The next trend for state claims will be auto-payments based on data matching with state-level tax returns. Wisconsin10 and Rhode Island11 already returned millions of dollars in unclaimed property by simply mailing checks to owners when the owner of the unclaimed property can be matched to a recent state tax return. Illinois is now the third state and has now returned over 60,000 unclaimed properties without a claim ever having to be filed.

By G. Allen Mayer, Illinois State Treasurer Michael W. Frerichs


1 With apologies to Field Marshall Von Moltke, no uniform act survives contact with the various state legislatures. In the sausage-making process of passing legislation uniform acts, including unclaimed property acts, are subjected to amendment.
2 See Fidelity & Guaranty Life Insurance Co. v. Frerichs, No. 3:17-CV-03050, 2017 U.S. Dist. LEXIS 181396, at *14 (C.D. Ill. Oct. 31, 2017) (“In Count 4, Fidelity alleges a violation of procedural due process resulting from the Treasurer’s contingent-fee arrangement with Kelmar, which gives Kelmar a financial interest in the audit proceedings… Fidelity argues that Kelmar’s role is analogous to a tax assessor, which courts have found are engaged in judicial or quasijudicial decision-making. The Court disagrees…Because Fidelity has not plausibly alleged that Kelmar is acting in a judicial or quasi-judicial capacity, the Court finds that Count 4 fails to state a claim.”)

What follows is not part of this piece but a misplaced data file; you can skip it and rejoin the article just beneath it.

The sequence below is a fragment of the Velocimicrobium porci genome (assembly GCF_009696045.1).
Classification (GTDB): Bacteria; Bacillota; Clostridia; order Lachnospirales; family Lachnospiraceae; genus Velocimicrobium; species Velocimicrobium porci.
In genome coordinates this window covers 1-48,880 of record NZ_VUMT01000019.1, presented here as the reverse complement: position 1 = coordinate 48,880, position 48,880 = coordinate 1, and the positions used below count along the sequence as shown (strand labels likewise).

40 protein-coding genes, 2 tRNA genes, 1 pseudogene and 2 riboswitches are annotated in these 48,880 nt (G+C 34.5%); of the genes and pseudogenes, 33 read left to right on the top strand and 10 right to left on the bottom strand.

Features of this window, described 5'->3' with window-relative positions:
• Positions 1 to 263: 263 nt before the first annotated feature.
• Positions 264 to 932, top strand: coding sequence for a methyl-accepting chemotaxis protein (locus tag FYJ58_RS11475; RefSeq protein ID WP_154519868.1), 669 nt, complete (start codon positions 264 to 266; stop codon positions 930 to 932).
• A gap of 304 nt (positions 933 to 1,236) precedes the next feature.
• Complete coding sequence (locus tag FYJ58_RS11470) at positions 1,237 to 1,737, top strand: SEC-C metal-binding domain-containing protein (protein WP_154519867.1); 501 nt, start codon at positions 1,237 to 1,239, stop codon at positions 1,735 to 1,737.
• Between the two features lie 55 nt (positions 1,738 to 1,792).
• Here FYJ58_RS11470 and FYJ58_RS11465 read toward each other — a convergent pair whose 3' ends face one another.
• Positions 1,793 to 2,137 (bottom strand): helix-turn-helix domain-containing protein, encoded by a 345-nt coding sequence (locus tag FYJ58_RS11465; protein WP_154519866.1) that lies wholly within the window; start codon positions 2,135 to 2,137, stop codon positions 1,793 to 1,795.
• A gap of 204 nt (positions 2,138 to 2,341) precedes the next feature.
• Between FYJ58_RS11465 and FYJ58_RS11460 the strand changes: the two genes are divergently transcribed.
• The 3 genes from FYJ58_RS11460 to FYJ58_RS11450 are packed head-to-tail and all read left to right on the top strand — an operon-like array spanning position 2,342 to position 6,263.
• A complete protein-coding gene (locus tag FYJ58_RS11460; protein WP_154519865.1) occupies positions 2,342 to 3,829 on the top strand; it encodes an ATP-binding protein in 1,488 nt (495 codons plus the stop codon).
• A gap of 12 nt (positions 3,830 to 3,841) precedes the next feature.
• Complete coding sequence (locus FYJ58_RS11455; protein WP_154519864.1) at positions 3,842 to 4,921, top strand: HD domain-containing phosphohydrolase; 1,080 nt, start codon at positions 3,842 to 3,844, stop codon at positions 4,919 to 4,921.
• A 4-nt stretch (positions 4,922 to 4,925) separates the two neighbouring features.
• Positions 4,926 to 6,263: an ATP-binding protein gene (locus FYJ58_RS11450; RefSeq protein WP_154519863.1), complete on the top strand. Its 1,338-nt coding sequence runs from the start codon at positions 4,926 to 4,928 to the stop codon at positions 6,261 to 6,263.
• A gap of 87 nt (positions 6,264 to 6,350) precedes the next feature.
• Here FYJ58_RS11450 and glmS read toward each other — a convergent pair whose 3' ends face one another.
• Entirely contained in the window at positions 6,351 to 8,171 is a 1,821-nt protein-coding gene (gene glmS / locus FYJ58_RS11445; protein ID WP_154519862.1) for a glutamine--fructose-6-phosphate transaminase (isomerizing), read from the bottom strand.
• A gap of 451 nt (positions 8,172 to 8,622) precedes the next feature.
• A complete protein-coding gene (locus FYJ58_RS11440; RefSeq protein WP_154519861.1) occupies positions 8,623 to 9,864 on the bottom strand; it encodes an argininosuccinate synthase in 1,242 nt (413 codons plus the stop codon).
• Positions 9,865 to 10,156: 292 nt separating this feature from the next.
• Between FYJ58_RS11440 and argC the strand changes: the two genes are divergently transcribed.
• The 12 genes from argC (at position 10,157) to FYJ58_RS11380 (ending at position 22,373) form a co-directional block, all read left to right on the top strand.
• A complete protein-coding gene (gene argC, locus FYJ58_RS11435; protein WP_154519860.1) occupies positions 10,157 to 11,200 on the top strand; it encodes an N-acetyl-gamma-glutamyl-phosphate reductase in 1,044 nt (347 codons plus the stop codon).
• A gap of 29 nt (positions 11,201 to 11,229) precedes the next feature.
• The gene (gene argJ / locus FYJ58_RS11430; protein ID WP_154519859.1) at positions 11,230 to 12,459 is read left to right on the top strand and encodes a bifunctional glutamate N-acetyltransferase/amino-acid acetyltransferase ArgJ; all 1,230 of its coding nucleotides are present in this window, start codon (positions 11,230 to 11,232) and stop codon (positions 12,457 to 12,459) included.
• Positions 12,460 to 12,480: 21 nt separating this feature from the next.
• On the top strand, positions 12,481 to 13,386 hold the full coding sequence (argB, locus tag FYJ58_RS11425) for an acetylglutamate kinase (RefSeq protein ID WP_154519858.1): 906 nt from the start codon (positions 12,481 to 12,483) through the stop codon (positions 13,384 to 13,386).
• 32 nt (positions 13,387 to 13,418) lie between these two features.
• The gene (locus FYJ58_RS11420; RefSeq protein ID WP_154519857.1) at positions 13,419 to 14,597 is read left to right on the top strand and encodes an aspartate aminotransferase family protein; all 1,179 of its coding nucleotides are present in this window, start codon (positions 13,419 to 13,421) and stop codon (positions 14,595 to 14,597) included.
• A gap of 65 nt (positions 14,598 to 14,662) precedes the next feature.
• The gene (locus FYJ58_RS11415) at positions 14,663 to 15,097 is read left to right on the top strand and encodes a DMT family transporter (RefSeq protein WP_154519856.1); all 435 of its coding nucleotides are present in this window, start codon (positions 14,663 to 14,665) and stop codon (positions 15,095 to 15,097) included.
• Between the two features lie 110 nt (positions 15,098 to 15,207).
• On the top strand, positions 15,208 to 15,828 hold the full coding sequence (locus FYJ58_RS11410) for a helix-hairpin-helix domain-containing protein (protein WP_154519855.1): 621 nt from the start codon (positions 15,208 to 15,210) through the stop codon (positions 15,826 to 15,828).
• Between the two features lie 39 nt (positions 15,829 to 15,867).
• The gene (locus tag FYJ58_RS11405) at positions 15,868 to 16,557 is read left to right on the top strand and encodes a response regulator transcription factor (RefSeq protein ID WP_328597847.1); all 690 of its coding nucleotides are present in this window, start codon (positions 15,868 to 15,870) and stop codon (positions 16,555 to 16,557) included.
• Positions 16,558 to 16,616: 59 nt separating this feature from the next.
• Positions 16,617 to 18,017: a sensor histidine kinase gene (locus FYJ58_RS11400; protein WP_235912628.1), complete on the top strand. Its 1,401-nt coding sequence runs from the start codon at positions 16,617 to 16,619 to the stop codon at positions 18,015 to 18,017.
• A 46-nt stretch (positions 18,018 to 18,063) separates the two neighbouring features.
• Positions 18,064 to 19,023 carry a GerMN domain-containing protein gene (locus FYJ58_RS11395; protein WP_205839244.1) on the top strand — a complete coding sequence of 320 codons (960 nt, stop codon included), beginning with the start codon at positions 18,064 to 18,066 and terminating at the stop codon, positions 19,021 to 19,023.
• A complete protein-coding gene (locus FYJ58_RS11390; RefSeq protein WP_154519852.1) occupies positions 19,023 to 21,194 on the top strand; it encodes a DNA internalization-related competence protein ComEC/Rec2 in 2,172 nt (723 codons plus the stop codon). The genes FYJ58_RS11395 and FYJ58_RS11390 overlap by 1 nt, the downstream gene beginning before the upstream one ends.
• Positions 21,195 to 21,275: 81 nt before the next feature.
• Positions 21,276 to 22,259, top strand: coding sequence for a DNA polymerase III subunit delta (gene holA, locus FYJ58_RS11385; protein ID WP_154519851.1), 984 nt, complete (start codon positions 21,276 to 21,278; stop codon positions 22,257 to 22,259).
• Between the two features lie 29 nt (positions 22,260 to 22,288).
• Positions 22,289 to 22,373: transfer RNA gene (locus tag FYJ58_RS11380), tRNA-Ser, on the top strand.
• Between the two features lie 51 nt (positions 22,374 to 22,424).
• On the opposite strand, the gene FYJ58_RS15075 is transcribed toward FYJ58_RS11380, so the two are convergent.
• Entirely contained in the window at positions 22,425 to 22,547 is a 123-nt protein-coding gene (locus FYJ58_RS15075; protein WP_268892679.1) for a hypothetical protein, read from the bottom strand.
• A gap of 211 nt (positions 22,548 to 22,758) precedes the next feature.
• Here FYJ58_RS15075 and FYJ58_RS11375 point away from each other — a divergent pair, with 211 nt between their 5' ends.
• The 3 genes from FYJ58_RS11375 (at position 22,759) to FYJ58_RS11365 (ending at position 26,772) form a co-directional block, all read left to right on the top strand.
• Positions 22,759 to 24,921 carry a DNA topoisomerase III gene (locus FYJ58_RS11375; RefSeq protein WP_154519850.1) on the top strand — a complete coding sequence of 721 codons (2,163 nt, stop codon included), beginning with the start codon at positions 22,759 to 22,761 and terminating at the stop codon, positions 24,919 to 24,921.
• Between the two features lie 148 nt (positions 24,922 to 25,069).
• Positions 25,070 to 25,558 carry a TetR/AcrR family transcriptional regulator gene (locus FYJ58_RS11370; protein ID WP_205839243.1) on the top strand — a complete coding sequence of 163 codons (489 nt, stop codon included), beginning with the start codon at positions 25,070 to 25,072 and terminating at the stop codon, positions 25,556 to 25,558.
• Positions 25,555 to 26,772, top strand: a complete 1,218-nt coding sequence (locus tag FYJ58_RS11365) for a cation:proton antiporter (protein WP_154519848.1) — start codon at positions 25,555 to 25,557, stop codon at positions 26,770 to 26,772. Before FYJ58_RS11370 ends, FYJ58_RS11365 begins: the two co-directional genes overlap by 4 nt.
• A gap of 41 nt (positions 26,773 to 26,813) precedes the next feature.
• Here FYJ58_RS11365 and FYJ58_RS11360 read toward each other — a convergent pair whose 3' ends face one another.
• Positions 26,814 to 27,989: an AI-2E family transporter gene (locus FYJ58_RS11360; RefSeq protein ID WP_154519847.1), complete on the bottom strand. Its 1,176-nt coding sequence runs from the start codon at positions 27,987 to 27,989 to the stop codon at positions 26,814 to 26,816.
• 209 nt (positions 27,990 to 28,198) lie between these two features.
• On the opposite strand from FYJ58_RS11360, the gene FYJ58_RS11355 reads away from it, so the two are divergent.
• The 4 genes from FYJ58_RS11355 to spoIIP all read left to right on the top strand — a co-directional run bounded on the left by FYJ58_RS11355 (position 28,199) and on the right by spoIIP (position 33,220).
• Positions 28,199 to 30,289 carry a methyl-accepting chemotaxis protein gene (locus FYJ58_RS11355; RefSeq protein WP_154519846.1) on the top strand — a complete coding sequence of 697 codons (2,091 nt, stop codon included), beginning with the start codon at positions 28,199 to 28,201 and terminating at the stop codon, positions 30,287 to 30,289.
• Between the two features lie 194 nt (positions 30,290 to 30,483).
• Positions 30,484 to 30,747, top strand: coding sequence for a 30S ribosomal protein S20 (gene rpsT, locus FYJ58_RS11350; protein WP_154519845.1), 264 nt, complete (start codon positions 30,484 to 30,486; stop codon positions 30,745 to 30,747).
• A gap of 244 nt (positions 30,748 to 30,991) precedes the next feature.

3 “Why Your State Should Adopt the Revised Uniform Unclaimed Property Act” (2016) available at
4 “NAUPA Business-to-Business Transactions Whitepaper” and “NAUPA Derivative Rights Doctrine Whitepaper”